Mary Shelley’s Frankenstein is a modern myth; a 200-year-old science-fiction story with themes of human creativity, societal responsibility and scientific ethics. Two centuries later, these themes continue to resonate in our technological age. As citizens with access to incredible tools for creation and transformation, we not only need to understand the fundamentals of science and technology, but also to develop […]
Two centuries ago, on a dare to tell the best scary story, 19-year-old Mary Shelley imagined an idea that became the basis for Frankenstein. Mary’s original concept became the novel that arguably kick-started the genres of science fiction and Gothic horror, but also provided an enduring myth that shapes how our society continues to grapple with creativity, science, technology, and their consequences.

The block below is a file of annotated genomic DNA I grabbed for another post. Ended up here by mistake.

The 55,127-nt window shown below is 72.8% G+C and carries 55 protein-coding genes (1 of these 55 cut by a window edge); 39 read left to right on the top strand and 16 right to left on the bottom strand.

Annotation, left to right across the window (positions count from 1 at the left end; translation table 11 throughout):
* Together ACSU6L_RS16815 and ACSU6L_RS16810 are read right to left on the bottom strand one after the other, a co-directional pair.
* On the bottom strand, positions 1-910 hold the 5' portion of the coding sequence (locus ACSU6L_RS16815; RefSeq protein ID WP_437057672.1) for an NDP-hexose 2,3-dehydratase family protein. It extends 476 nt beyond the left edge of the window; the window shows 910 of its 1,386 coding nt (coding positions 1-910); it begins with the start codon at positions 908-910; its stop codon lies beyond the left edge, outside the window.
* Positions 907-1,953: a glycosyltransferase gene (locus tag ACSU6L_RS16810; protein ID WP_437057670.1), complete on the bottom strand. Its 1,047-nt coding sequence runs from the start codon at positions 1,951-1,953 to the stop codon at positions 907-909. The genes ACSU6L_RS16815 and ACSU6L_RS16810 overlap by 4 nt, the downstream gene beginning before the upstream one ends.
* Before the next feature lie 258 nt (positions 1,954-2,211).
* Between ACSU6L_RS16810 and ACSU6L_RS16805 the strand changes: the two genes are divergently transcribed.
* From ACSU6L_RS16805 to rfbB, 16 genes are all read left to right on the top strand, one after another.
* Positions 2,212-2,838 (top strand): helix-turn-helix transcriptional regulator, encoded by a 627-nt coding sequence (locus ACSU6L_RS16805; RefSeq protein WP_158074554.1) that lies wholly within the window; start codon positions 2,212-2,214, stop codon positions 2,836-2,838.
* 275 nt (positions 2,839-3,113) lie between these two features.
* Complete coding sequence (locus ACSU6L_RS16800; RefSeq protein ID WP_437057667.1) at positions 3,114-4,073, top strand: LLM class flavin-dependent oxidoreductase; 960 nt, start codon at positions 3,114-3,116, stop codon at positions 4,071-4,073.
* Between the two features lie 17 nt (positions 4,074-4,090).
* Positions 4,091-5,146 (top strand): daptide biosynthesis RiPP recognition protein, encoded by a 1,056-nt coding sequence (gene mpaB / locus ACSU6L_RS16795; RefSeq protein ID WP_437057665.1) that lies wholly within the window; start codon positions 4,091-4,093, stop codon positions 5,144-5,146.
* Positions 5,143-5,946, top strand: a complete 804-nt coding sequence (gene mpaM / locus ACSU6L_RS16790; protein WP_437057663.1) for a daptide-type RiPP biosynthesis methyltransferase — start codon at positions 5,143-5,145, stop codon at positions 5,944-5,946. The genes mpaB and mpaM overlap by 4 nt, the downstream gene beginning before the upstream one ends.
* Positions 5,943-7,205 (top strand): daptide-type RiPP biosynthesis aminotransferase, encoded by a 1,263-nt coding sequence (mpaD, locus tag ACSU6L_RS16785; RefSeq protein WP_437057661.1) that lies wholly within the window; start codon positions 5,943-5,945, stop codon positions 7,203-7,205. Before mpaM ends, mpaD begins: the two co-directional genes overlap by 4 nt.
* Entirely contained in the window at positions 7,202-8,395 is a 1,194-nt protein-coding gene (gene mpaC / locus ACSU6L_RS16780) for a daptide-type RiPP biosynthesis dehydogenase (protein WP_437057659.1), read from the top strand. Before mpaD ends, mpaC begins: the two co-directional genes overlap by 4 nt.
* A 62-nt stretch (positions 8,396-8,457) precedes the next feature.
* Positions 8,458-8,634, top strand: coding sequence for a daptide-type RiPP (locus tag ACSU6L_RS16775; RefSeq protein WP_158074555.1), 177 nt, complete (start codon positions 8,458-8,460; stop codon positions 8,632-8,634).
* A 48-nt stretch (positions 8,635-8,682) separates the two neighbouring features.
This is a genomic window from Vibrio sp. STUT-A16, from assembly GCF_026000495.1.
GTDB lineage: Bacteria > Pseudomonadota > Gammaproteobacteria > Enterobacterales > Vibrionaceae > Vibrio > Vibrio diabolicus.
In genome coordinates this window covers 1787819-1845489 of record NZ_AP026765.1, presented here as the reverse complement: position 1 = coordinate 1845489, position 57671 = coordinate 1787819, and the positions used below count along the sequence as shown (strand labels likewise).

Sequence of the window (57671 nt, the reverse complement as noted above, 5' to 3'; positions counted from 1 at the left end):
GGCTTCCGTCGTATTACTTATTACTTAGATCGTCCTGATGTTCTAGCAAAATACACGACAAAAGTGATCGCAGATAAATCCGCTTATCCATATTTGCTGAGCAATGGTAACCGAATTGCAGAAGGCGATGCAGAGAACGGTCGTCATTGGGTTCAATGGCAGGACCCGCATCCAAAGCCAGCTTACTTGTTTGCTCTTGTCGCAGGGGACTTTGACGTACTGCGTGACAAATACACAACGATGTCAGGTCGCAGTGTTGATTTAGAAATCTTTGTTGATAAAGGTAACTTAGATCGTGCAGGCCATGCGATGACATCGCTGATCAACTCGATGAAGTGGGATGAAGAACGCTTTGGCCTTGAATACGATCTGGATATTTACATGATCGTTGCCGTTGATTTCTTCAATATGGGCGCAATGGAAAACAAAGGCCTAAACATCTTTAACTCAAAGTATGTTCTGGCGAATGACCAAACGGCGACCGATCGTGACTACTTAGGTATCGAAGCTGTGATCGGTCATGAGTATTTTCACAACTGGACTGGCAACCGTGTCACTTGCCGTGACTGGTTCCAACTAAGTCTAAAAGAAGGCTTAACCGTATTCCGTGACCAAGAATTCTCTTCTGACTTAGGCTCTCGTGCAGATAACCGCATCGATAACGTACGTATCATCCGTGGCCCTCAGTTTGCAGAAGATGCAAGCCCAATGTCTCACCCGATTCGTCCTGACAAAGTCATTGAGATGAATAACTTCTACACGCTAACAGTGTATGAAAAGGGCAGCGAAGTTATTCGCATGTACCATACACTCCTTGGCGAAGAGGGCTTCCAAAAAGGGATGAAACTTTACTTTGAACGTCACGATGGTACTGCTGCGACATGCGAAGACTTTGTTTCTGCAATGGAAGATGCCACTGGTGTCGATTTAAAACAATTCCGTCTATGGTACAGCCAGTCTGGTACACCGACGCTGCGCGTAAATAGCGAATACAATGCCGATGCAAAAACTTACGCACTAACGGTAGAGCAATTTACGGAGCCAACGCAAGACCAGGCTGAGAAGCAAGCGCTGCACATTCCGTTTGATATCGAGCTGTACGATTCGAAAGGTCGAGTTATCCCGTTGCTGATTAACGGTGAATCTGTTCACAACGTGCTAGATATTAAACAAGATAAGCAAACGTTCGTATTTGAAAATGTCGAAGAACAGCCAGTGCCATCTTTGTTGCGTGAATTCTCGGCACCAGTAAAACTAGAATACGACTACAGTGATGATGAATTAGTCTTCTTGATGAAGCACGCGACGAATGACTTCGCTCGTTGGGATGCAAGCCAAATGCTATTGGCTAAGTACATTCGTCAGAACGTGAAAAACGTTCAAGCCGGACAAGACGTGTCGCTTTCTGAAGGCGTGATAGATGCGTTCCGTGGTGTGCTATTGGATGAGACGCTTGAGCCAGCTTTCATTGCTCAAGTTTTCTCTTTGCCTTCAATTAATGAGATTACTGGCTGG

Two hundred years later, inspired by that classic dare, CSI launched a series of creative challenges inspiring amateur and professional writers to reflect on questions of science, ethics, creativity, and responsibility.
By Megan K. Halpern, Jathan Sadowski, Joey Eschrich, Ed Finn, and David H. Guston
Bulletin of Science, Technology & Society
This item was originally published by ASU News. Three Arizona State University researchers have received a grant from the National Science Foundation to lead a workshop to build a global, multi-institutional network of collaborators to celebrate the bicentennial of the publication of Mary Shelley’s “Frankenstein, or The Modern Prometheus.” The Frankenstein Bicentennial Project will span […]